Bank stocks, boosted by falling oil prices and positive news among regional banks, marched back into the black Tuesday.
The KBW Bank Index closed up 2.9%. It was up more than 3.5% in midday trading, after closing down 0.02% on Friday. The markets were closed Monday in observance of Labor Day.
Strength in financial stocks did not, however, boost the broader markets enough to keep them in positive territory. The Dow Jones industrial average, after gaining strongly in morning trading, closed down 0.2% Tuesday. The Standard & Poor's 500 was off 0.4%.
Oil prices fell more than $7 in intraday trading after Hurricane Gustav appeared to cause far less damage than initially feared to oil facilities on the Gulf Coast.
Declines in oil prices have been directly linked to the performance of financial companies this summer because lower energy costs drain less from consumers' pocketbooks. This, economists said, may promote two positive outcomes: more borrowers with the ability to pay off bank loans, easing the credit crisis, and more money for discretionary spending, a mainstay of the economy.
"You are getting some pretty big reactions, but that's because the oil is a very important factor in the economy," Peter Kretzmer, senior economist at Bank of America Corp., said in an interview Tuesday. "There is such a heightened sensitivity to the possibility of a deep recession that, when oil drops, it has a big impact on the markets."
Several large-cap companies were among the beneficiaries: Wachovia Corp. rose 4.8%; B of A, 4.8%; and SunTrust Banks Inc., 4%.
But oil was not the only headline of the day. Big gainers included Regions Financial Corp., 19.2%; Zions Bancorp, 9.7%; and PacWest Bancorp, 16.7%.
Regions cut its dividend in July and said it might consider raising capital this year, after reporting a steep decline in second-quarter profits.
On Tuesday, however, investors rewarded Regions' decision to work with state and federal regulators Friday to take over the failed Integrity Bank in Alpharetta, Ga., with its $900 million of deposits and five branches. Analysts said the deal indicates that Regions, a Birmingham, Ala., banking company, is generally healthy in regulators' view.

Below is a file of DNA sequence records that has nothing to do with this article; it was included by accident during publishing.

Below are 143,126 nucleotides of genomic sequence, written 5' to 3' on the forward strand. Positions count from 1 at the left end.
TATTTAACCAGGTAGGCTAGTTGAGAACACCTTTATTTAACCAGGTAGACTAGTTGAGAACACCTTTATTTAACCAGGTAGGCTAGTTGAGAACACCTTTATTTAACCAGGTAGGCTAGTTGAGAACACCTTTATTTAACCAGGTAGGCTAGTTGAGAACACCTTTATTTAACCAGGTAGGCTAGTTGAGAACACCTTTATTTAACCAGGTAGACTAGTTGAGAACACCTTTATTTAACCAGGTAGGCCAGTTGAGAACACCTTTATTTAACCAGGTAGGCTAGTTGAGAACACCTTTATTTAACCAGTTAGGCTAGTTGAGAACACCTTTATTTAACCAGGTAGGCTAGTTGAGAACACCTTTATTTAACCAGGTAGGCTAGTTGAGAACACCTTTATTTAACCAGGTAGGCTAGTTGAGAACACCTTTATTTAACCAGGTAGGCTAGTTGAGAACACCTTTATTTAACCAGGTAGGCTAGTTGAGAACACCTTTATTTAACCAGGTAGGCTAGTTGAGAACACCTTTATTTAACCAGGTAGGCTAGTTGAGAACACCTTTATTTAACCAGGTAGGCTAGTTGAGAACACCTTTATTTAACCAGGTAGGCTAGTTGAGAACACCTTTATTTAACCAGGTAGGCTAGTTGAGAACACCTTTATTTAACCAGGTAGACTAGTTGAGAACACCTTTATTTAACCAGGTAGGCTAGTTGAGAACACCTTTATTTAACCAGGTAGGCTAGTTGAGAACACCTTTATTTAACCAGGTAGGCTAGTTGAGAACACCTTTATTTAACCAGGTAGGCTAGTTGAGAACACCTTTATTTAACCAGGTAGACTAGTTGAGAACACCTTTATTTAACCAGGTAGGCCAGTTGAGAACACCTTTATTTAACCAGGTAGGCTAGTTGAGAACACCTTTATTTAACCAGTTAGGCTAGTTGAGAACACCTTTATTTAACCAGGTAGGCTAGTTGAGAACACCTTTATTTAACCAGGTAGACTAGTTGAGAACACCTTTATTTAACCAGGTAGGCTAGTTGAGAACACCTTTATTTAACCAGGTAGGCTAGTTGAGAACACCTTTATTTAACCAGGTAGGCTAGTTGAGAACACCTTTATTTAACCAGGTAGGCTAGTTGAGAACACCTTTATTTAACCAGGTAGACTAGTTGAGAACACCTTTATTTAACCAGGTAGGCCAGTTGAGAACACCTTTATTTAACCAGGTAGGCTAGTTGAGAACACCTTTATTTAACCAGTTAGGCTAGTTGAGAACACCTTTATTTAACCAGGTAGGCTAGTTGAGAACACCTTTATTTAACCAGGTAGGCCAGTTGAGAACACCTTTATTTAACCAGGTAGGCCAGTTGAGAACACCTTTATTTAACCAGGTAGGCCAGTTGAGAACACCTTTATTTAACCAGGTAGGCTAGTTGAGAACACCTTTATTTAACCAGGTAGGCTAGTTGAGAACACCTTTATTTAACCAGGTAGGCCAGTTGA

Regions "got an implied stamp of approval," Kevin Fitzsimmons, a Sandler O'Neill & Partners LP analyst, said in an interview Tuesday. "By no means is Regions immune to all that's happening out there … , but if anyone was speculating that some negative bombshell lurks around the corner, I think this arrangement with regulators throws cold water on that."
Mr. Fitzsimmons upgraded his rating on Regions to "hold," from "sell."
Analyst Brent Christ of Fox-Pitt Kelton Cochran Caronia Waller, meanwhile, upgraded Zions to "outperform," from "in-line." He wrote that, though Zions has been bruised by the credit crunch, he expects the Salt Lake City company to emerge from the current credit cycle well-positioned to grow in the West.
"While fundamental challenges are likely to persist for the foreseeable future largely due to elevated credit costs and CDO-related writedowns, we believe they are manageable," Mr. Christ wrote.
PacWest's shares rose Tuesday after the CapGen Financial private-equity firm said it would invest $100 million in the San Diego banking company. PacWest said it plans to use the additional capital to pay down debt and fund growth.
James Abbott, an analyst at Friedman, Billings, Ramsey & Co., reiterated his "outperform" rating on Tuesday, saying the capital injection puts "PacWest squarely in the driver's seat to bid on distressed institutions."